|REVIEWS||FEO AMANTE THEATER||SCIENCE MOMENT||SCARY TOP 10||UNFAIR RACIAL CLICHÉ ALERT|
Sometimes people criticize sci-fi and horror films by saying they're all special effects and no story. Sometimes they're right.
SUPERNOVA, directed by Walter Hill (WARRIORS, CROSSROADS, TALES FROM THE CRYPT[TV]) using the pseudonym Thomas Lee, because he wanted his name removed from the credits (never a good sign) and written by David C. Wilson (THE PERFECT WEAPON), William Malone (SCARED TO DEATH, CREATURE, HOUSE ON HAUNTED HILL, FEAR DOT COM) is the story of space traveling ambulance ship Nightingale 229. As is always the case in these stories, the crew is a group of tough but lovable misfits.
Well, likable, maybe.
The ship's Captain is played by Robert Forster (PSYCHO, ALLIGATOR). He starts out as a mildly interesting character, composing some kind of treatise on the sociological effects of 20th century cartoon violence, but he's killed off before we really get to know him.
That leaves first officer Nick Vanzant (James Spader: WOLF, 2 DAYS IN THE VALLEY, CRASH) in charge. He leads the crew on a rescue mission in response to a distress signal from an abandoned mining outpost. Nick is a former military pilot and recovering drug addict, which makes ship's doctor Kaela Evers (Angela Bassett: VAMPIRE IN BROOKLYN) doubt his abilities and his motives. Medical techs Yerzy (Lou Diamond Phillips: THE FIRST POWER, BATS) and Danika (Robin Tunney: END OF DAYS) and computer technician Benj (Wilson Cruz) complete the crew.
After a "dimensional jump" the ship ends up in a star system with a blue giant sun, a "rogue moon" (where the mining outpost is located) and a standard-bad-sci-fi-movie-issue asteroid field. The ship is damaged by an asteroid collision and is trapped in the unusually high gravity of the blue giant star.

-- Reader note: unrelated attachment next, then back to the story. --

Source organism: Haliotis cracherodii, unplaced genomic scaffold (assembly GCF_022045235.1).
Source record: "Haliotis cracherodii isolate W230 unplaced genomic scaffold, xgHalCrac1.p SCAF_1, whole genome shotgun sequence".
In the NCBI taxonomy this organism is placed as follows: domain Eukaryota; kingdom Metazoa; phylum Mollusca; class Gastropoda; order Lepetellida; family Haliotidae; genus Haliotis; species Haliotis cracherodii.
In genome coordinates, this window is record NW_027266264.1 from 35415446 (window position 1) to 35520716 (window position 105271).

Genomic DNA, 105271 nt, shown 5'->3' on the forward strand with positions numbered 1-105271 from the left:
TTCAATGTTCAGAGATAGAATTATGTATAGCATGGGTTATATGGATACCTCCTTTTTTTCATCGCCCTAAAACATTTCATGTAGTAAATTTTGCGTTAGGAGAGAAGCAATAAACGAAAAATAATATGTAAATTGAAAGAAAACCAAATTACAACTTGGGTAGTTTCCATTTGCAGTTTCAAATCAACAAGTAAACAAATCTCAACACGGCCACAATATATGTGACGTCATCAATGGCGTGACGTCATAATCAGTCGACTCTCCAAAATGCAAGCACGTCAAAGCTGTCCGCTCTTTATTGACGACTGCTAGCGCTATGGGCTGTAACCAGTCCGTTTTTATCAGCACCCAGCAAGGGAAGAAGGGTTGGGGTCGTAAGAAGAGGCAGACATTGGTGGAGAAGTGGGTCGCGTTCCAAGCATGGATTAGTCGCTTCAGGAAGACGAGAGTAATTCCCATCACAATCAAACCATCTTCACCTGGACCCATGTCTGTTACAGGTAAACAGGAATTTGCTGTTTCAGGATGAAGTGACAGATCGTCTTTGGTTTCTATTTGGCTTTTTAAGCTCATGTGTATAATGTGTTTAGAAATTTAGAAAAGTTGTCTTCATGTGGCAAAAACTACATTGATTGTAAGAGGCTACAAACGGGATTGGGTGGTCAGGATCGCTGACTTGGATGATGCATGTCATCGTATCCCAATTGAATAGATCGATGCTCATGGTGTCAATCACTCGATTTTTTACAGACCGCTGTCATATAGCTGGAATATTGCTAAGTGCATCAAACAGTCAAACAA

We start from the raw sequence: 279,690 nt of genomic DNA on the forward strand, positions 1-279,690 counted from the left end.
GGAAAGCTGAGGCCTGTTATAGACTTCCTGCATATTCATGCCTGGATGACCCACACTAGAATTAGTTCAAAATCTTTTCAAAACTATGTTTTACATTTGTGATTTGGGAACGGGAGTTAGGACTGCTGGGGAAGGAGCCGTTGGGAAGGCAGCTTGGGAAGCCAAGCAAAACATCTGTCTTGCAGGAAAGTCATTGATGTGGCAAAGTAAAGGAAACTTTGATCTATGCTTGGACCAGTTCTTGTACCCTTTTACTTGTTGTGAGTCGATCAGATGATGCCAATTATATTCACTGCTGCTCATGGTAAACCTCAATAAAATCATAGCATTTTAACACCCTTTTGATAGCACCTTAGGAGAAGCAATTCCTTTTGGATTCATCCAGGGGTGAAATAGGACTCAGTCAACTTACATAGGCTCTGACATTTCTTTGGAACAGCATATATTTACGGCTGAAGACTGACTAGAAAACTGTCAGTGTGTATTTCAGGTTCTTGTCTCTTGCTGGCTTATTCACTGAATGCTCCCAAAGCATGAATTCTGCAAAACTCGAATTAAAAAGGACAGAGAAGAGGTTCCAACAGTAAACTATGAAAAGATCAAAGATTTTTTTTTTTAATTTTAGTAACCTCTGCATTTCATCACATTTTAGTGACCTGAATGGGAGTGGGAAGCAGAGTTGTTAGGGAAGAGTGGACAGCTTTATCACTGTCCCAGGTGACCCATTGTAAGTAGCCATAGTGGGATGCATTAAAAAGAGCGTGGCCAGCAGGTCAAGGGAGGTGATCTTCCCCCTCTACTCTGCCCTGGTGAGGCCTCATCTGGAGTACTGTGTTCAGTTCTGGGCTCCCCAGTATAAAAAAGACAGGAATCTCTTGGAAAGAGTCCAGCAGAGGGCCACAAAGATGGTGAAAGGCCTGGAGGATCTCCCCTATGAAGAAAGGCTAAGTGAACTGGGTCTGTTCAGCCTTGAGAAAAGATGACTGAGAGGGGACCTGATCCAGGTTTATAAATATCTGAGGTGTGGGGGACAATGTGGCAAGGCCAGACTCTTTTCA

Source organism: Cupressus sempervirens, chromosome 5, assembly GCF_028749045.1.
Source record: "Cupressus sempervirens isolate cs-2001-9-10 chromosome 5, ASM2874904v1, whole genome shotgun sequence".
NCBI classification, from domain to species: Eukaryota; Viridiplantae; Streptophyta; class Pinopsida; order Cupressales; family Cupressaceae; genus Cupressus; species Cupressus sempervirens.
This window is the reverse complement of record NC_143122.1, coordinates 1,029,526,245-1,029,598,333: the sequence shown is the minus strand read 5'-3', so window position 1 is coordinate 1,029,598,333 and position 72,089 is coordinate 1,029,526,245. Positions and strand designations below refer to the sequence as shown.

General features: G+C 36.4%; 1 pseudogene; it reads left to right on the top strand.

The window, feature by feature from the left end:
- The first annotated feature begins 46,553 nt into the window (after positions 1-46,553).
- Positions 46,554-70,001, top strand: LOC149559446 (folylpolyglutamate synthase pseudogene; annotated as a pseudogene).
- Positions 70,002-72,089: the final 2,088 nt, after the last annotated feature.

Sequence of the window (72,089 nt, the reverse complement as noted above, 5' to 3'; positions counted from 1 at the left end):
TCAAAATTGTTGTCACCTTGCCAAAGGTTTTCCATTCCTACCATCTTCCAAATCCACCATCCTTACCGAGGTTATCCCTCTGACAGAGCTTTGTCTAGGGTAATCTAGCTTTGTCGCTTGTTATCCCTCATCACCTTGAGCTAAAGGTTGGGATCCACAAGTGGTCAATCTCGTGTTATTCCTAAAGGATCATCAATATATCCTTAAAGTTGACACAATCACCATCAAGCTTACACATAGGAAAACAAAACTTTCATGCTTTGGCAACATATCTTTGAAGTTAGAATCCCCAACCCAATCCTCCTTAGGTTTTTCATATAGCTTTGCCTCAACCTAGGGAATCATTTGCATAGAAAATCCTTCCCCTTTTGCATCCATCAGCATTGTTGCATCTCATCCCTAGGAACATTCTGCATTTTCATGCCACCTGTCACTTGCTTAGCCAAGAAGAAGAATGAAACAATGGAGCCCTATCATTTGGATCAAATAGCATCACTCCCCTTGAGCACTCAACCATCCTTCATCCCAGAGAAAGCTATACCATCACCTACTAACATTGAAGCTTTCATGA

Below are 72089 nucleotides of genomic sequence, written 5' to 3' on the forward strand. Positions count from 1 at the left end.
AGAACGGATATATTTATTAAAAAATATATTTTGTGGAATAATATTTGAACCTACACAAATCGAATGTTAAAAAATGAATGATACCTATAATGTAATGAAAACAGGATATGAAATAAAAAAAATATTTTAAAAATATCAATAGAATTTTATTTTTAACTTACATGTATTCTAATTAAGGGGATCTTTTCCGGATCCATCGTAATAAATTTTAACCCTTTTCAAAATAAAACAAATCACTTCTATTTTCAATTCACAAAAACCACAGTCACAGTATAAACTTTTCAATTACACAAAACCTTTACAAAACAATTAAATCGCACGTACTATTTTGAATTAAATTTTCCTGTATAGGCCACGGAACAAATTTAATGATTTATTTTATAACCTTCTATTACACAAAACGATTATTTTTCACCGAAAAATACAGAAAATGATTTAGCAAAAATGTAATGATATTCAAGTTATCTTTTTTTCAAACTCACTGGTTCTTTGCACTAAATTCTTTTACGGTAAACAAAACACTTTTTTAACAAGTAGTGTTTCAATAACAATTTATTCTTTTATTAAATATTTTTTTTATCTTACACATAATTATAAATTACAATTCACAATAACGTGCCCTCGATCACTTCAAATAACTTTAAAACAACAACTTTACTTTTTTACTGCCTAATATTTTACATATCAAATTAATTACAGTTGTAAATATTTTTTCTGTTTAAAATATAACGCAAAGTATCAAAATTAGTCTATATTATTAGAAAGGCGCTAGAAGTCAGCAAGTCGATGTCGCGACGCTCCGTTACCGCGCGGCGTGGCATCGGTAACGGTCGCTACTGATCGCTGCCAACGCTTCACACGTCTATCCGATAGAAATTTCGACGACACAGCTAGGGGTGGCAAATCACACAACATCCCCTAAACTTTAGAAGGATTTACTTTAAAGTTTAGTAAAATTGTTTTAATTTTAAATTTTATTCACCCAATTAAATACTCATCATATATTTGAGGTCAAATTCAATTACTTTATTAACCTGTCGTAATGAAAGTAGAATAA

Damn! Saying all that made me feel dirty. The only way to cleanse my soul is with a . . .
Second, the "high gravity" field they're caught in is crap. Isaac Newton could have explained exactly what they needed to do to establish a nice, stable orbit. The equations are very straightforward and require only a pencil and a piece of paper.
And third, there are blue giant suns. They're much more massive than our sun, which creates greater pressure in their cores which in turn makes them burn much hotter. Which is a real good reason not to get anywhere near them! They put out such intense heat and radiation they make our sun look like a night light. And yet this movie shows the intrepid space paramedics so close to the deadly blue sun that it practically fills the sky, yet it gives off no more light than a lava lamp! WRONG!
There. I feel better.
A single passenger ship from the mining station docks with the Nightingale. The only passenger, who identifies himself as Troy Larson (Peter Facinelli), is unconscious but quickly recovers and seems perfectly healthy, making you wonder why he called 911 in the first place. It turns out he was mostly looking for a ride. Plus, he's carrying an alien artifact that looks like a penis, seems to be a fountain of youth, but is actually . . .
Enough. I don't want to ruin what little plot there is. This movie is a mess. The story and the characters never develop enough to really be worth your time. Events occur for no apparent reason and without explanation. The audience in the theater with me were yawning, they were so bored. Only twice did they react to anything, and both times it was to laugh at a mildly funny line. The camera work is disjointed and difficult to follow, and half the time the actors mumble their lines so bad you can barely understand what they say.
One thing I was looking forward to was the special effect for an actual stellar supernova, but guess what? If you saw the TV commercial that shows the planet being destroyed by the explosion, YOU SAW THE WHOLE THING! That's it. The ending is so anti-climatic that your first clue the movie is over is when the lights come on in the theater. God, did it suck. I give this waste of time one negative shriek girl.
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